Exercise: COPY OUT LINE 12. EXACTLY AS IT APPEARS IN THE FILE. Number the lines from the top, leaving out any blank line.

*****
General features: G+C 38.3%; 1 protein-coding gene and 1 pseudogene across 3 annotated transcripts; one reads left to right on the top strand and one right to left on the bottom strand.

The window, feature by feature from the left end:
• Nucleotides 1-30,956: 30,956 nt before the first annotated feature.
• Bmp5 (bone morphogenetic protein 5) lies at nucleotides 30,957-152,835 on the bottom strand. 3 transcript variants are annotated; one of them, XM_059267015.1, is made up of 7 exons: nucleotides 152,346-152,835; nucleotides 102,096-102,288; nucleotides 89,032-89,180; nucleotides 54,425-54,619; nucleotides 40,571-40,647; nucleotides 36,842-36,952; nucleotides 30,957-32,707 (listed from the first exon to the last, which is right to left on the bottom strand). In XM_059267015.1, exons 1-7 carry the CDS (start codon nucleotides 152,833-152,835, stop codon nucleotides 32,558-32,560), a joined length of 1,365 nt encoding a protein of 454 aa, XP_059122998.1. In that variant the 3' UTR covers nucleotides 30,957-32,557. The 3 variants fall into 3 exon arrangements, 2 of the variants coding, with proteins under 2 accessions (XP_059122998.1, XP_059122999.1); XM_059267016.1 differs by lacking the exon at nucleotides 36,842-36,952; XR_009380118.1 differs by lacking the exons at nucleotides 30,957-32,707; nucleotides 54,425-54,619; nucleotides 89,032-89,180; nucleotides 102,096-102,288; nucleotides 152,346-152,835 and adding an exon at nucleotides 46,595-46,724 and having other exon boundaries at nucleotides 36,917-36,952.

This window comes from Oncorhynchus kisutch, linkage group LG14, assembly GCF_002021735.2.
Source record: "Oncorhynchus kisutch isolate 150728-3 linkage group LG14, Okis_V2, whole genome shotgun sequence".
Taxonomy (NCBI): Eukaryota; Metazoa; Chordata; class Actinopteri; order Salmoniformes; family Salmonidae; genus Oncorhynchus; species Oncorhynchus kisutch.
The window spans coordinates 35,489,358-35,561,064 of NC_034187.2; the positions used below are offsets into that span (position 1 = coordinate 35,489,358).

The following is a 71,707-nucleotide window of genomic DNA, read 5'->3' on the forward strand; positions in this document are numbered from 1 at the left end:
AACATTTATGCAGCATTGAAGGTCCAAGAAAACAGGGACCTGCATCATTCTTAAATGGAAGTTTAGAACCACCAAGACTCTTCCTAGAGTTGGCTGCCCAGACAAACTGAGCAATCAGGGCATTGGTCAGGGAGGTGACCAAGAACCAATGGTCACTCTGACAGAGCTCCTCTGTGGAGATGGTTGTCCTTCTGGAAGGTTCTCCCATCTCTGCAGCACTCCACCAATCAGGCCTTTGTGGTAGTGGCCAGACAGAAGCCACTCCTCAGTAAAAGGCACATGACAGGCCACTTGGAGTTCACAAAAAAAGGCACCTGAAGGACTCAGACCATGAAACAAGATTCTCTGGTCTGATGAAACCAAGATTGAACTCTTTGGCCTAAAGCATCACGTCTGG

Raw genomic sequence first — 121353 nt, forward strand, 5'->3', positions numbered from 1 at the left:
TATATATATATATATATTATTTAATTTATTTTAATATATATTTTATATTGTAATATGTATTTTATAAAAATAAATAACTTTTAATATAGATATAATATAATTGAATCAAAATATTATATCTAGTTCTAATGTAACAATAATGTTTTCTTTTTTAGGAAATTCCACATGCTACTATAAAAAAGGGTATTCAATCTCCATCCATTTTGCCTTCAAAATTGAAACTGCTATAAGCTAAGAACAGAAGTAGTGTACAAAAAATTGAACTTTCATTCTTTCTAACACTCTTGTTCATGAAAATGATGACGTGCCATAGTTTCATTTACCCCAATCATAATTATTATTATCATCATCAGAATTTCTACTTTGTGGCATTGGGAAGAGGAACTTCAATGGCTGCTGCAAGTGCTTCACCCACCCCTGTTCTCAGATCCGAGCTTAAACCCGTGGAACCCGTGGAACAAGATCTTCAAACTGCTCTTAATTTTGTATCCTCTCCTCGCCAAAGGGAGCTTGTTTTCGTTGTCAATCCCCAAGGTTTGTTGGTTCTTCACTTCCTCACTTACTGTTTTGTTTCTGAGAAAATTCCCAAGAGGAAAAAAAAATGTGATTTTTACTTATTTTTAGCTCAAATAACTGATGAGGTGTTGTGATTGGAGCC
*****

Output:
TATATATATATATATATTATTTAATTTATTTTAATATATATTTTATATTGTAATATGTATTTTATAAAAATAAATAACTTTTAATATAGATATAATATAATTGAATCAAAATATTATATCTAGTTCTAATGTAACAATAATGTTTTCTTTTTTAGGAAATTCCACATGCTACTATAAAAAAGGGTATTCAATCTCCATCCATTTTGCCTTCAAAATTGAAACTGCTATAAGCTAAGAACAGAAGTAGTGTACAAAAAATTGAACTTTCATTCTTTCTAACACTCTTGTTCATGAAAATGATGACGTGCCATAGTTTCATTTACCCCAATCATAATTATTATTATCATCATCAGAATTTCTACTTTGTGGCATTGGGAAGAGGAACTTCAATGGCTGCTGCAAGTGCTTCACCCACCCCTGTTCTCAGATCCGAGCTTAAACCCGTGGAACCCGTGGAACAAGATCTTCAAACTGCTCTTAATTTTGTATCCTCTCCTCGCCAAAGGGAGCTTGTTTTCGTTGTCAATCCCCAAGGTTTGTTGGTTCTTCACTTCCTCACTTACTGTTTTGTTTCTGAGAAAATTCCCAAGAGGAAAAAAAAATGTGATTTTTACTTATTTTTAGCTCAAATAACTGATGAGGTGTTGTGATTGGAGCC